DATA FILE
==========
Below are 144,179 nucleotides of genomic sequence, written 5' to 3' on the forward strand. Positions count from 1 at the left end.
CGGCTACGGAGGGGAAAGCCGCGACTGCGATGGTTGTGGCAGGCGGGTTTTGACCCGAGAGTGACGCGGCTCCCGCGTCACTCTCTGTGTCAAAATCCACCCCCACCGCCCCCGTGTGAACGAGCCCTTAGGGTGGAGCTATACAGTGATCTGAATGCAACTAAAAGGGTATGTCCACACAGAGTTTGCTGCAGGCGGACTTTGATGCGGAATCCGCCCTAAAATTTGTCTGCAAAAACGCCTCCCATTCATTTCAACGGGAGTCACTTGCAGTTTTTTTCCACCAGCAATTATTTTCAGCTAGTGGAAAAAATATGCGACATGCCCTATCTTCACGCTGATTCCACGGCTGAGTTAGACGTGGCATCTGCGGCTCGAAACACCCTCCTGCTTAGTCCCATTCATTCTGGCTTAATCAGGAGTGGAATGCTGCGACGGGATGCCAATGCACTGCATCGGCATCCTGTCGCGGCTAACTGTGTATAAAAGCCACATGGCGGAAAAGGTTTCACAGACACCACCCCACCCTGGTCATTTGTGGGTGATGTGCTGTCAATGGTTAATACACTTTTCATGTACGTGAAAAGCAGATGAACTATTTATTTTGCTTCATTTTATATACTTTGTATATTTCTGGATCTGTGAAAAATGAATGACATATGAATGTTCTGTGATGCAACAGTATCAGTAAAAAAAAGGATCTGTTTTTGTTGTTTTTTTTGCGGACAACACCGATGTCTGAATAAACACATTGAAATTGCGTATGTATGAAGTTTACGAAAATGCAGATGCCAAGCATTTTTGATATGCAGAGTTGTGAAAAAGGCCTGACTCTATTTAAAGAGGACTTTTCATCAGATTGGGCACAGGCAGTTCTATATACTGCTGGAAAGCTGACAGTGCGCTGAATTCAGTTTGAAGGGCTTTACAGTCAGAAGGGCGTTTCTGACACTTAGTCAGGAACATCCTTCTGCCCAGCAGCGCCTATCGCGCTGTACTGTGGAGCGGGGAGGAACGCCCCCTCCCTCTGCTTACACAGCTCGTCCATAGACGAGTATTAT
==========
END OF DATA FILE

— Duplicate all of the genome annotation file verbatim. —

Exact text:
Below are 144,179 nucleotides of genomic sequence, written 5' to 3' on the forward strand. Positions count from 1 at the left end.
CGGCTACGGAGGGGAAAGCCGCGACTGCGATGGTTGTGGCAGGCGGGTTTTGACCCGAGAGTGACGCGGCTCCCGCGTCACTCTCTGTGTCAAAATCCACCCCCACCGCCCCCGTGTGAACGAGCCCTTAGGGTGGAGCTATACAGTGATCTGAATGCAACTAAAAGGGTATGTCCACACAGAGTTTGCTGCAGGCGGACTTTGATGCGGAATCCGCCCTAAAATTTGTCTGCAAAAACGCCTCCCATTCATTTCAACGGGAGTCACTTGCAGTTTTTTTCCACCAGCAATTATTTTCAGCTAGTGGAAAAAATATGCGACATGCCCTATCTTCACGCTGATTCCACGGCTGAGTTAGACGTGGCATCTGCGGCTCGAAACACCCTCCTGCTTAGTCCCATTCATTCTGGCTTAATCAGGAGTGGAATGCTGCGACGGGATGCCAATGCACTGCATCGGCATCCTGTCGCGGCTAACTGTGTATAAAAGCCACATGGCGGAAAAGGTTTCACAGACACCACCCCACCCTGGTCATTTGTGGGTGATGTGCTGTCAATGGTTAATACACTTTTCATGTACGTGAAAAGCAGATGAACTATTTATTTTGCTTCATTTTATATACTTTGTATATTTCTGGATCTGTGAAAAATGAATGACATATGAATGTTCTGTGATGCAACAGTATCAGTAAAAAAAAGGATCTGTTTTTGTTGTTTTTTTTGCGGACAACACCGATGTCTGAATAAACACATTGAAATTGCGTATGTATGAAGTTTACGAAAATGCAGATGCCAAGCATTTTTGATATGCAGAGTTGTGAAAAAGGCCTGACTCTATTTAAAGAGGACTTTTCATCAGATTGGGCACAGGCAGTTCTATATACTGCTGGAAAGCTGACAGTGCGCTGAATTCAGTTTGAAGGGCTTTACAGTCAGAAGGGCGTTTCTGACACTTAGTCAGGAACATCCTTCTGCCCAGCAGCGCCTATCGCGCTGTACTGTGGAGCGGGGAGGAACGCCCCCTCCCTCTGCTTACACAGCTCGTCCATAGACGAGTATTAT